I’ve loved daylilies all my life, so forgive me if I get a little personal in my discussions of them.
We were coming out of church last Sunday after one of those early morning rainstorms, and much to my delight, there was a lovely purple daylily at the bottom of the steps. Somehow, I felt as if that beautiful little flower was blooming just for me. It had opened during the rain, and little beadlets of water covered its petals.
My attachment traces back to boyhood: Among my memories of mowing yards in College Station when I was 12 are the times when I found myself riding my bike home afterward, awkwardly pulling my mower along behind me while carefully hanging onto a daylily plant one of the ladies had dug to give me as payment for my labors.
It wasn’t always the safest way to get across town, but it was fun.
At my high-water mark I had about 400 varieties of daylilies blooming in our rural North Texas landscape, but that was a lot of sunlight ago. Our trees have grown far too large for me to keep up that pace, and I’ve had to narrow things down considerably.
I have one possible place left, and I really need to get out into local daylily growers’ gardens in the next couple of weeks to catch up on the best of the new types. They change so quickly, and the improvements have been really stunning.
Oh, the choices
Daylilies have been bred to come in all shapes and sizes, from tiny types like the all-time most popular Stella d’Oro (little golden orange bells of flowers on plants that are hardly 16 inches tall when in bloom), all the way to robust giants 48 inches tall — some with flowers the size of dinner plates. Over the years, tetraploid types with double the normal number of chromosomes were developed, often with studier stalks (“scapes”) and flowers.
Different breeders have varying missions, from developing double-flowering or reblooming types, to breeding for flowers with contrasting “eyes” of different colors. Huge “spider” types have been developed with petals and sepals (the other three parts of a daylily flower that usually resemble the three petals) that are 8 or 10 inches long and hardly an inch wide.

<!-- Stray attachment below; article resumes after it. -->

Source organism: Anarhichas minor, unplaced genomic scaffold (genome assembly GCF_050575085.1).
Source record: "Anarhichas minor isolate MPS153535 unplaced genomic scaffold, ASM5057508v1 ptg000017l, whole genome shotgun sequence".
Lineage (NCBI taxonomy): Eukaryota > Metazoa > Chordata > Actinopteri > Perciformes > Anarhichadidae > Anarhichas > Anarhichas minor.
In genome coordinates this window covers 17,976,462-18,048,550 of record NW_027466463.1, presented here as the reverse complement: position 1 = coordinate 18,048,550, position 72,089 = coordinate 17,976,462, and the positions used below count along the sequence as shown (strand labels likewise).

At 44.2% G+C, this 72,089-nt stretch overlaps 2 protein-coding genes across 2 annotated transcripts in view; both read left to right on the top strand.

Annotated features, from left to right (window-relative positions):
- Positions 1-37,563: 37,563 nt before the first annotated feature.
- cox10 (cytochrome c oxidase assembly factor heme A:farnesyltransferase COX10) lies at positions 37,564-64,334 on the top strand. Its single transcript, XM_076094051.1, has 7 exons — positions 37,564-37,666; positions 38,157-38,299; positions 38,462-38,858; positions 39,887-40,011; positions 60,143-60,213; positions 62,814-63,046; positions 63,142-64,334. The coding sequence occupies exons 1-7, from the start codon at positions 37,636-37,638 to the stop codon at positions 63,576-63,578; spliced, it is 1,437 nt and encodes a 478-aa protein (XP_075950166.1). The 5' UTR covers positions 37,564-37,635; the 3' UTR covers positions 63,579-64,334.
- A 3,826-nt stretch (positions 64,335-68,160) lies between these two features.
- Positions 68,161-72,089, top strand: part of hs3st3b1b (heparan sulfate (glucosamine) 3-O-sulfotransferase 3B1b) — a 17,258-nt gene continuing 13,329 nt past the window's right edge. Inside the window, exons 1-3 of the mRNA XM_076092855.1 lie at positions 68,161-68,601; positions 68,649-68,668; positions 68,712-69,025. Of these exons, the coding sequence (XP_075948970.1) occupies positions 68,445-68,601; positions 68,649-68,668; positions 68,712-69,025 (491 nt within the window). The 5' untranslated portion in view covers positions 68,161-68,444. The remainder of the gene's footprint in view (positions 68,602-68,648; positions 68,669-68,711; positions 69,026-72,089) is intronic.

Other growers have bred for standard flower forms, but with extra-wide petals and sepals — often with ruffles upon ruffles.
Even more amazing than the shapes and sizes are the colors you’ll now find in the daylily world. Oranges and yellows were the beginning. Reds were coming into the market when I got started, but those plants were weak and the colors were bland. But not any longer. You’ll see them the moment you enter a garden, along with all those purples and lavenders, near-whites, near-blacks and pinks of all shades.
The list of colors goes on and on. The word “blue” appears in hundreds of variety names —so many, in fact, that when a true blue daylily is finally bred, all the good “blue” names will likely have been used already.
Prepped for success
You’ll want to include daylilies with other perennials. They are, after all, at their peak for only three or four weeks in early summer. They require full, or nearly full, sun, and you’ll want to plant them 18 inches apart and a similar distance from other perennials.
That depends on the other perennials you’re growing, and the varieties of daylilies you’ve chosen to plant. Little Stellas can be planted 12 or 14 inches apart if you want a solid border or bed.
Prepare your daylilies’ soil carefully. Raised beds are good protection during prolonged rainy spells. The soil you prepare for other perennials will serve them just fine. My own preference is to rototill the native soil to a depth of 12 inches, then to incorporate 2 inches of sphagnum peat moss, and 1 inch each of compost, rotted manure and finely ground pine bark mulch into that foot of tilled soil.
If I’m preparing a bed that has black clay gumbo soil natively, as most do, I’ll also add 1 inch of expanded shale before I do the final rototilling to blend it all together.
Daylilies grow and bloom best if they’re kept moist at all times, even when they’re not blooming in summer and fall. That’s when their roots will increase and the clumps will grow larger. Like most other plants you grow, daylilies will almost always benefit from applications of all-nitrogen fertilizers (with half or more of that nitrogen in slow-release form).
We would normally expect to use phosphorus to promote heavier flowering, but almost all of our North Texas soils already have excessive amounts of slowly soluble phosphate.
Daylilies have few pest problems. Aphids will often cover the new growth in early spring, but they can easily be washed away with a hard stream of water.
Thrips may invade the buds and cause small white spots on dark flowers and red or brown spots on light flowers. They can be prevented by application of a systemic insecticide a couple of weeks before the buds develop.
As your plantings thrive, you’ll dig and divide the clumps as they become crowded. That’s usually every three or four years, and late September is the best time to do this. Give excess plants to your friends, and they, too, will become hooked on a special plant I consider the easiest of all flowering perennials.
Neil Sperry publishes Gardens magazine and hosts “Texas Gardening” from 8 to 10 a.m. Sunday on WBAP/820 AM. Reach him during those hours at 800-288-9227. Online: http://neilsperry.com.